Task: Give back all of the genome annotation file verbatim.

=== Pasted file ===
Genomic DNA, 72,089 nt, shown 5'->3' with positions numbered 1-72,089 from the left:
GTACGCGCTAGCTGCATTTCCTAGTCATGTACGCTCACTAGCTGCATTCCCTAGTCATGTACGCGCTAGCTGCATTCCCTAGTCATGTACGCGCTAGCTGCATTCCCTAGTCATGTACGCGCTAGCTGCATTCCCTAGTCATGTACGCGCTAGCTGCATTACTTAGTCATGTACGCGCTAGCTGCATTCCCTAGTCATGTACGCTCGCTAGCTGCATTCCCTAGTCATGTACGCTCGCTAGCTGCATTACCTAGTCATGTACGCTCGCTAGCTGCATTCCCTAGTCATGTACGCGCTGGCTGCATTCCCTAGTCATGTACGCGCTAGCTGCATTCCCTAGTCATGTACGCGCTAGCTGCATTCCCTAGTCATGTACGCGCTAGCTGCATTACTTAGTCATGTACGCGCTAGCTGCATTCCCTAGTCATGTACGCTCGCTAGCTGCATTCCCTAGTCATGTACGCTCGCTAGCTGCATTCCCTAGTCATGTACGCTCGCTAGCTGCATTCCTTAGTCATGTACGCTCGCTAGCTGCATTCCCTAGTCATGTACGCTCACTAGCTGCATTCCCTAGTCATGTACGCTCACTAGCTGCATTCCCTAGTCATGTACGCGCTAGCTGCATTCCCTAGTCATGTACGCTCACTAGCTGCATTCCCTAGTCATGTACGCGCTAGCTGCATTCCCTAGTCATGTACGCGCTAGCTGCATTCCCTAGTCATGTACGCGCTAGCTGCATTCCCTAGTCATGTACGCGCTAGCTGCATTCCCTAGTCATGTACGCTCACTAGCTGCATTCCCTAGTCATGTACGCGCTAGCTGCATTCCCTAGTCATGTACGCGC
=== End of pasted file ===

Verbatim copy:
Genomic DNA, 72,089 nt, shown 5'->3' with positions numbered 1-72,089 from the left:
GTACGCGCTAGCTGCATTTCCTAGTCATGTACGCTCACTAGCTGCATTCCCTAGTCATGTACGCGCTAGCTGCATTCCCTAGTCATGTACGCGCTAGCTGCATTCCCTAGTCATGTACGCGCTAGCTGCATTCCCTAGTCATGTACGCGCTAGCTGCATTACTTAGTCATGTACGCGCTAGCTGCATTCCCTAGTCATGTACGCTCGCTAGCTGCATTCCCTAGTCATGTACGCTCGCTAGCTGCATTACCTAGTCATGTACGCTCGCTAGCTGCATTCCCTAGTCATGTACGCGCTGGCTGCATTCCCTAGTCATGTACGCGCTAGCTGCATTCCCTAGTCATGTACGCGCTAGCTGCATTCCCTAGTCATGTACGCGCTAGCTGCATTACTTAGTCATGTACGCGCTAGCTGCATTCCCTAGTCATGTACGCTCGCTAGCTGCATTCCCTAGTCATGTACGCTCGCTAGCTGCATTCCCTAGTCATGTACGCTCGCTAGCTGCATTCCTTAGTCATGTACGCTCGCTAGCTGCATTCCCTAGTCATGTACGCTCACTAGCTGCATTCCCTAGTCATGTACGCTCACTAGCTGCATTCCCTAGTCATGTACGCGCTAGCTGCATTCCCTAGTCATGTACGCTCACTAGCTGCATTCCCTAGTCATGTACGCGCTAGCTGCATTCCCTAGTCATGTACGCGCTAGCTGCATTCCCTAGTCATGTACGCGCTAGCTGCATTCCCTAGTCATGTACGCGCTAGCTGCATTCCCTAGTCATGTACGCTCACTAGCTGCATTCCCTAGTCATGTACGCGCTAGCTGCATTCCCTAGTCATGTACGCGC